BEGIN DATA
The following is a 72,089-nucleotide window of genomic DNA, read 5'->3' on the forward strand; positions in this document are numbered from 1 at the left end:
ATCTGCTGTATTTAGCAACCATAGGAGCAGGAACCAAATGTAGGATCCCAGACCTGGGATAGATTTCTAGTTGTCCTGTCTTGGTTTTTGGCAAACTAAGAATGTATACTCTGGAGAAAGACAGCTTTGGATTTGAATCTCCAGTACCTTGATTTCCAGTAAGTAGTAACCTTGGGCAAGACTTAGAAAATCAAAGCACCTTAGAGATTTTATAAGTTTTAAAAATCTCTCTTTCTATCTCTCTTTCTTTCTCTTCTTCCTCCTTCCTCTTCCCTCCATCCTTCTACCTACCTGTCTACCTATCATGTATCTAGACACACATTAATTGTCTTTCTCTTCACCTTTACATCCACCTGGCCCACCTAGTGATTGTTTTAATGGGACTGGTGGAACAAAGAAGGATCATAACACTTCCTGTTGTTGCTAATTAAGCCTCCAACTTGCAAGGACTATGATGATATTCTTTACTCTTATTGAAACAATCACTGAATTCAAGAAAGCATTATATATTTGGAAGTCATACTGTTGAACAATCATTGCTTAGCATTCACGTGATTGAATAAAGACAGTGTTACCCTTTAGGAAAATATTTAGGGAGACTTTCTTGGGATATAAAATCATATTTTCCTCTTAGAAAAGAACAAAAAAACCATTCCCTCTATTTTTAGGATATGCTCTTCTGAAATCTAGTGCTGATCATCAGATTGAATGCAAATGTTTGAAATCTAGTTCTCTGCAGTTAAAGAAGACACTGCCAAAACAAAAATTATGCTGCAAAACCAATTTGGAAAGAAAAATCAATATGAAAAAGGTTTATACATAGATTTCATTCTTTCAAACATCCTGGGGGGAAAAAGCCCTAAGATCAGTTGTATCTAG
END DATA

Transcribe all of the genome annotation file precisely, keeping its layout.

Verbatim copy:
The following is a 72,089-nucleotide window of genomic DNA, read 5'->3' on the forward strand; positions in this document are numbered from 1 at the left end:
ATCTGCTGTATTTAGCAACCATAGGAGCAGGAACCAAATGTAGGATCCCAGACCTGGGATAGATTTCTAGTTGTCCTGTCTTGGTTTTTGGCAAACTAAGAATGTATACTCTGGAGAAAGACAGCTTTGGATTTGAATCTCCAGTACCTTGATTTCCAGTAAGTAGTAACCTTGGGCAAGACTTAGAAAATCAAAGCACCTTAGAGATTTTATAAGTTTTAAAAATCTCTCTTTCTATCTCTCTTTCTTTCTCTTCTTCCTCCTTCCTCTTCCCTCCATCCTTCTACCTACCTGTCTACCTATCATGTATCTAGACACACATTAATTGTCTTTCTCTTCACCTTTACATCCACCTGGCCCACCTAGTGATTGTTTTAATGGGACTGGTGGAACAAAGAAGGATCATAACACTTCCTGTTGTTGCTAATTAAGCCTCCAACTTGCAAGGACTATGATGATATTCTTTACTCTTATTGAAACAATCACTGAATTCAAGAAAGCATTATATATTTGGAAGTCATACTGTTGAACAATCATTGCTTAGCATTCACGTGATTGAATAAAGACAGTGTTACCCTTTAGGAAAATATTTAGGGAGACTTTCTTGGGATATAAAATCATATTTTCCTCTTAGAAAAGAACAAAAAAACCATTCCCTCTATTTTTAGGATATGCTCTTCTGAAATCTAGTGCTGATCATCAGATTGAATGCAAATGTTTGAAATCTAGTTCTCTGCAGTTAAAGAAGACACTGCCAAAACAAAAATTATGCTGCAAAACCAATTTGGAAAGAAAAATCAATATGAAAAAGGTTTATACATAGATTTCATTCTTTCAAACATCCTGGGGGGAAAAAGCCCTAAGATCAGTTGTATCTAG